• Extranet server, which provides web-based application access to customers or suppliers. This will share the same database server located outside the DMZ that holds the ERP/CRM data, but only contains minimal application logic, just enough to serve customers or suppliers
  • Virtual Private Networking (VPN) server, which provides safe access for branch as well as travelling employees to all internal servers. Please make sure that the external facing fire wall supports VPN pass through in order to be able to use this facility. Why? Because a VPN connection request from outside will look like unsolicited connection request from the outside, and by default will be rejected by the fire wall. We need to tell the fire wall that if an unsolicited connection request from the outside fits the description of typical VPN request, then it has to let it pass through. More on VPN below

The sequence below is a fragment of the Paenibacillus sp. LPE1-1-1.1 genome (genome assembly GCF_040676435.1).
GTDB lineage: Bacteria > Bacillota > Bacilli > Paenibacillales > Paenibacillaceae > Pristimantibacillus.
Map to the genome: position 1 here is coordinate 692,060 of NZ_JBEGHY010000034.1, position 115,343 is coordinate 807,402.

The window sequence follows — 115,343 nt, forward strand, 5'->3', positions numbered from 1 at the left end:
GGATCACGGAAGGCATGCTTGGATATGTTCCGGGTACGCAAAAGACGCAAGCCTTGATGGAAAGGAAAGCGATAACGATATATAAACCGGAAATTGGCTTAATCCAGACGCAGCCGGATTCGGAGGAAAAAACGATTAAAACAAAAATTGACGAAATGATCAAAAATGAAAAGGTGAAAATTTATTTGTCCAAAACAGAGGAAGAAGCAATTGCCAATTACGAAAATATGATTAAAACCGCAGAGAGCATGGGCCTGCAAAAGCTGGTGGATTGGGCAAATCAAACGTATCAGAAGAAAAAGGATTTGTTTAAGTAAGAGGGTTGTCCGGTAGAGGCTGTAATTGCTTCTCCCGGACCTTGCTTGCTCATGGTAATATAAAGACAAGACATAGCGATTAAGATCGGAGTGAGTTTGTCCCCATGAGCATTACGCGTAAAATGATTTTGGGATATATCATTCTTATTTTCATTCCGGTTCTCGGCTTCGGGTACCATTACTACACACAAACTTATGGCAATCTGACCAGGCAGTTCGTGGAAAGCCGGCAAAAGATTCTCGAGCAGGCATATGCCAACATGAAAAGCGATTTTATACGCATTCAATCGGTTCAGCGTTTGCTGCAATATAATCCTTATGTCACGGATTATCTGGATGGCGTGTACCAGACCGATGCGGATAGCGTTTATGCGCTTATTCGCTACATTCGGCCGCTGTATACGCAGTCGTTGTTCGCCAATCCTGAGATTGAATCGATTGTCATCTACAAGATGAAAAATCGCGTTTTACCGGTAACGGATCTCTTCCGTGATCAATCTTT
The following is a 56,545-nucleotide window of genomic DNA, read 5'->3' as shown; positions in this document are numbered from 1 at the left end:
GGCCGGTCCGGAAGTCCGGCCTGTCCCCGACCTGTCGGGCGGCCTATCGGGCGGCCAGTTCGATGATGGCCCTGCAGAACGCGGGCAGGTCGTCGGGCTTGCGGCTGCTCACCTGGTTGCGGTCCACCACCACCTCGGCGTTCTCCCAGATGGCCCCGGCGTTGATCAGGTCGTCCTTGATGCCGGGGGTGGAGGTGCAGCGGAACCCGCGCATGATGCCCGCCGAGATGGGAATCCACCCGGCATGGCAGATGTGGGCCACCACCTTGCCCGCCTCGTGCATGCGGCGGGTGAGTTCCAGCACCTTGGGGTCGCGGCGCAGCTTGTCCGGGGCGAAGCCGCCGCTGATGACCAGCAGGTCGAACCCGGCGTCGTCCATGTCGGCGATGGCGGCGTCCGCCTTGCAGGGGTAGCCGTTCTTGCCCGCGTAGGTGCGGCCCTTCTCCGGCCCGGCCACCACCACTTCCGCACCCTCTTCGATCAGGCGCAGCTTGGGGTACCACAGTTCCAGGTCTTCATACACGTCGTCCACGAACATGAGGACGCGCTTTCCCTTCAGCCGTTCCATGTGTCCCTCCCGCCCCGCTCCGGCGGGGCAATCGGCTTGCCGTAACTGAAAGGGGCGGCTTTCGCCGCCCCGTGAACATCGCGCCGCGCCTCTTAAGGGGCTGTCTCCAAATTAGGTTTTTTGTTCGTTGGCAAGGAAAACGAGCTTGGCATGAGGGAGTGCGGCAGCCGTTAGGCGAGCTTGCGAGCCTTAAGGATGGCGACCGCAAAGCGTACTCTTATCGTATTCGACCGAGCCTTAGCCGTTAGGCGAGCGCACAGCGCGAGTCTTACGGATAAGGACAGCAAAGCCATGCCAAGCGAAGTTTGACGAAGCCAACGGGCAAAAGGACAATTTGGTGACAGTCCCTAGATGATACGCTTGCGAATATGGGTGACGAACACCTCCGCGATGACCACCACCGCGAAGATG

It goes without saying that the fire walls around DMZ should be configured to only allow DMZ-external or DMZ-internal communication, but not external-internal direct communication. One final note is that the servers in DMZ are isolated from the rest of the company’s private network by having different sub-network, and are made accessible from the outside world via Network Address Translation (NAT) on the internet router.

Virtual Private Networking